In the next couple of weeks, teams will have to commit to a plan going into the 2015 trade deadline. While the field hasn't been completely divided into buyers and sellers yet, there's a general feel for which players could potentially be rumored in trade talks due to their team's struggles. Ranked via fWAR, below are 11 players whose names could arise between now and July 31st.
Player fWAR Team
The top two names on this list are almost a lock to not go anywhere (and will be talked about later), but the rest of the list is mostly plausible, and could be on the move before July is over with.
Who are the most likely to actually get traded?
While everyone on this list can be justified in one way or another, the safest bets to move are Adam Lind, Chris Carter, Adam LaRoche, and Billy Butler. Lind, LaRoche, and Butler are all on losing teams and could bring back more future value than what they're worth now to their current organizations. Lind is experiencing a resurgence in his power numbers, and overall is posting a wRC+ that is 21% better than the MLB average.
On the south side of Chicago, LaRoche started the season off terribly, but since the beginning of May has more or less been what the White Sox expected from him. In 161 plate appearances, he's posted a wOBA of .348, and a wRC+ of 121. LaRoche hasn't hit for as much power as he did with the Nationals, but in 2015, U.S. Cellular Field is suppressing home runs as well as doubles, and has park factors of .941 and .829, respectively.
Butler on the other hand is having the worst season of his career after having just signed a 3 year 30 million dollar contract, and will be harder to move. He's on pace to set career worsts in ISO, wOBA, wRC+ and fWAR, but with his past reputation and offense at a premium, it shouldn't be impossible to convince an American League team to take a chance on Butler. And for Billy Beane, getting salary relief from moving some of his contract might even be more valuable than a prospect package.
It may seem odd to put Carter in this group as he's on a winning team, and is a true home run hitter, but so too is minor leaguer Jon Singleton, who could step in to fill the void. Power hitters are a highly valued commodity in the trade market, especially as the deadline approaches, and it would be surprising if Luhnow didn't at the very least see what he could get for Carter. He hit 37 home runs last year, and is currently on pace for 26 by season's end. Meanwhile in AAA, Singleton has put up an ISO of .260, a wOBA of .399, and a wRC+ of 142. Carter appears expendable due to Singleton's presence, and could very well by in a different uniform come August.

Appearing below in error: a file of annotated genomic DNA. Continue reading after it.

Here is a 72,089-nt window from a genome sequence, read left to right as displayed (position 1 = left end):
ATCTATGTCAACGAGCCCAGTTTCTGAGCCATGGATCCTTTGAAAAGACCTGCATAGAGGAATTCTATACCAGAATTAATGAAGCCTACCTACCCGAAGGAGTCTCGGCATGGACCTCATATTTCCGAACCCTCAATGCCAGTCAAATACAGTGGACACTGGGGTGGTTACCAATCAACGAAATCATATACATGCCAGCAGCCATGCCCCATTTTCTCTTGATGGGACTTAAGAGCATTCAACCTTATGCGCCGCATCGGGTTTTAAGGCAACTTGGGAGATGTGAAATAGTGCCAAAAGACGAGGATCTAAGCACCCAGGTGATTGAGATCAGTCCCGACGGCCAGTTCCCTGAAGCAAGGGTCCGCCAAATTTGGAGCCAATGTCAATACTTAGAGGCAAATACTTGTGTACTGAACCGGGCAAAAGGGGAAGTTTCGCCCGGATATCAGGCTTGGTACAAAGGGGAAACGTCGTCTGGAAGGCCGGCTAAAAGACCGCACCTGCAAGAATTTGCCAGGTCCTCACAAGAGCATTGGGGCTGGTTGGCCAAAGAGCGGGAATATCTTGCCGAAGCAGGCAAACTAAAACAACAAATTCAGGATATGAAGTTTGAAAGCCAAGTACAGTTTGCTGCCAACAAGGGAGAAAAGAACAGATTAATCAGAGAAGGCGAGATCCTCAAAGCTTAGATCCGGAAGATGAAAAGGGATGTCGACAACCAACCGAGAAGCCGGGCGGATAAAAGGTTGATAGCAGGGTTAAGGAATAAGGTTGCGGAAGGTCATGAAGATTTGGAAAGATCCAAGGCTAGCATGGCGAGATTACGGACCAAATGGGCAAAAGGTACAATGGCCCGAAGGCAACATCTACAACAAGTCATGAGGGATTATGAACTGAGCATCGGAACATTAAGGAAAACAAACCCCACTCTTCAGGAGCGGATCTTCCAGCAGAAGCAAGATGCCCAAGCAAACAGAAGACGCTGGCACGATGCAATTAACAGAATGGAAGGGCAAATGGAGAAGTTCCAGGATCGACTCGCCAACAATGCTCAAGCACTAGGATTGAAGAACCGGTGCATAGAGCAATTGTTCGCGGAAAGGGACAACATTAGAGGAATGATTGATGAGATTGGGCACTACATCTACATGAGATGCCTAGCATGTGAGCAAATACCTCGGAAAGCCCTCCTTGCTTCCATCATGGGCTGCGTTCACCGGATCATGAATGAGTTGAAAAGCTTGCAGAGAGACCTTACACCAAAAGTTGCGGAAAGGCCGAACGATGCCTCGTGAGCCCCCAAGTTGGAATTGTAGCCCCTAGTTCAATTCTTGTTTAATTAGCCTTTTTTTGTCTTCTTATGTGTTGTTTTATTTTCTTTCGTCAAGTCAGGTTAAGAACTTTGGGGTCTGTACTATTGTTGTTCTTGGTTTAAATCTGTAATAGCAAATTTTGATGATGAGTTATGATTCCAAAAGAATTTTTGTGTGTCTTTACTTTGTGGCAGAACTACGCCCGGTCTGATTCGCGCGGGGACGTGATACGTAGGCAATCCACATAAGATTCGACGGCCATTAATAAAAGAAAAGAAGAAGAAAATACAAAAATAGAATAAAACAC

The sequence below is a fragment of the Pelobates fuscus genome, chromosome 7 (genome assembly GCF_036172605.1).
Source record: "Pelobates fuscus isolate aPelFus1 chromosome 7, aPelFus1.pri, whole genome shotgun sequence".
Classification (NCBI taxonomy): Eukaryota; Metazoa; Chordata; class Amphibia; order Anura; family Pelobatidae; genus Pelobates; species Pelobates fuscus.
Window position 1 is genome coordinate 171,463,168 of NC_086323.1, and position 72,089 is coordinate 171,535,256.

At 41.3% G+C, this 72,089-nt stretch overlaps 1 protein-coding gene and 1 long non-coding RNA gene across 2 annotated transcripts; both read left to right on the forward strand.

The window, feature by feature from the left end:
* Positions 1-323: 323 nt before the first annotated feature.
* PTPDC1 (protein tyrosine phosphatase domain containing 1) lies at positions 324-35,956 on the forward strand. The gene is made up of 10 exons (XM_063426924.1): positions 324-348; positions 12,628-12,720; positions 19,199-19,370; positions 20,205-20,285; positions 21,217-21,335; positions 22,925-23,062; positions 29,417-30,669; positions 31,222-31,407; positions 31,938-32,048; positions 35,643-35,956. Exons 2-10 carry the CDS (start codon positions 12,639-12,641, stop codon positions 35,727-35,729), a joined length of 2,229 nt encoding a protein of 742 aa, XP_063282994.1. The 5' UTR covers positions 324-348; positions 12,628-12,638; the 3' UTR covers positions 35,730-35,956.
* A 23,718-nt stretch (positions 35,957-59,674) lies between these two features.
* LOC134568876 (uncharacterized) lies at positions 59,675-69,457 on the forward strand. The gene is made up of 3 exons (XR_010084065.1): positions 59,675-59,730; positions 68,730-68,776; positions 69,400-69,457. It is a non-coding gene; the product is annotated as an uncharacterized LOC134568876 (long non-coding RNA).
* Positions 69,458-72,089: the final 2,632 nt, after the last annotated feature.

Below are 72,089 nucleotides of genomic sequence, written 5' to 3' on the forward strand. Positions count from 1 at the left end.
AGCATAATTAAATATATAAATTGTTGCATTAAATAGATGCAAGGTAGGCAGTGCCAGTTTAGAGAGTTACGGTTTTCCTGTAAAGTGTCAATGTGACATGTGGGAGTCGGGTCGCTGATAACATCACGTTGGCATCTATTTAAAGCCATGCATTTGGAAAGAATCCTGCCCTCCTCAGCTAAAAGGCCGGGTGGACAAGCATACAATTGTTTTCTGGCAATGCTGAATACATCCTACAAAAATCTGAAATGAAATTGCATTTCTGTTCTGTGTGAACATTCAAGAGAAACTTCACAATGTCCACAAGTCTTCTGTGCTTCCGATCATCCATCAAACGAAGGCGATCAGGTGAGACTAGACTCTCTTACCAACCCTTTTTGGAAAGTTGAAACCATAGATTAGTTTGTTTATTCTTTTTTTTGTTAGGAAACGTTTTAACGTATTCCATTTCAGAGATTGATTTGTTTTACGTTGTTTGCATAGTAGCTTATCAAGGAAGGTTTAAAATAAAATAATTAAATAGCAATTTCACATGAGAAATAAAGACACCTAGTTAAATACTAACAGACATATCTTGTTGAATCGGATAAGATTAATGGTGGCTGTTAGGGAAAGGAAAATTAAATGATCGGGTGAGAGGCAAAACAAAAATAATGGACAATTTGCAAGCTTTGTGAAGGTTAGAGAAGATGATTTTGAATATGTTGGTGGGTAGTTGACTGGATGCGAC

The long shots
Of the 11 hitters on the list, three of them are improbable, but not impossible. This includes Joey Votto, Freddie Freeman, and Ryan Howard. Votto is a part of this group because while the Reds could look to unload a massive amount of players before the deadline, his contract makes him attainable to a very small number of teams. The Dodgers could easily afford him, but with Adrian Gonzalez at first base and signed through 2018, that seemingly rules them out. The Red Sox could probably take on his price tag, but unless they dramatically turn their season around, Boston won't be buyers at the deadline.
Freddie Freeman is perhaps the most likely of the long shots who could actually be moved, but he's incredibly valuable, and signed through 2021; far beyond when the Braves are expecting to seriously contend again. John Hart has done an amazing job restocking Atlanta's farm system, and Freeman would bring back a King's ransom, but he's still only 25 years old, and is positioned to become the centerpiece of the Braves' future.
The Phillies have not been silent about wanting to get rid of Howard, with Ruben Amaro going as far as telling the first baseman to his face that the team would be better off without him. They're willing to send money along in any deal, and with Howard's power resurgence, it's not inconceivable that an AL team might take a chance on the former MVP.
The ultimate prospect package
Before delving into Paul Goldschmidt, one thing that should be made abundantly clear is that the Diamondbacks are not going to trade him. He's currently on pace to end 2015 with an fWAR of 10.41, which would rank slightly below the single season record of 11.8, set by Lou Gehrig in 1927. Goldschmidt has what may be the most team friendly contract in baseball right now, as he's set to make $40.35 million from 2016-2019, and could conceivably post a cumulative fWAR of more than 30 during that time.
While Amaro denied the claims that he asked the Dodgers for Joc Pederson, Corey Seager, and Julio Urias in exchange for Cole Hamels, it's entertaining to think about what Dave Stewart could realistically ask for in a trade for Goldschmidt. If he were to be dealt before the July 31st deadline, his new team would be getting the league's best first baseman for 4.5 years at an extraordinarily under-market value.
While Seager and Urias are unquestionably some of the league's top prospects, but at the end of the day, they're just prospects, and highly touted prospects fail all the time. Goldschmidt isn't going anywhere, but it's certainly fun to wonder what the Diamondbacks could look like if he were traded.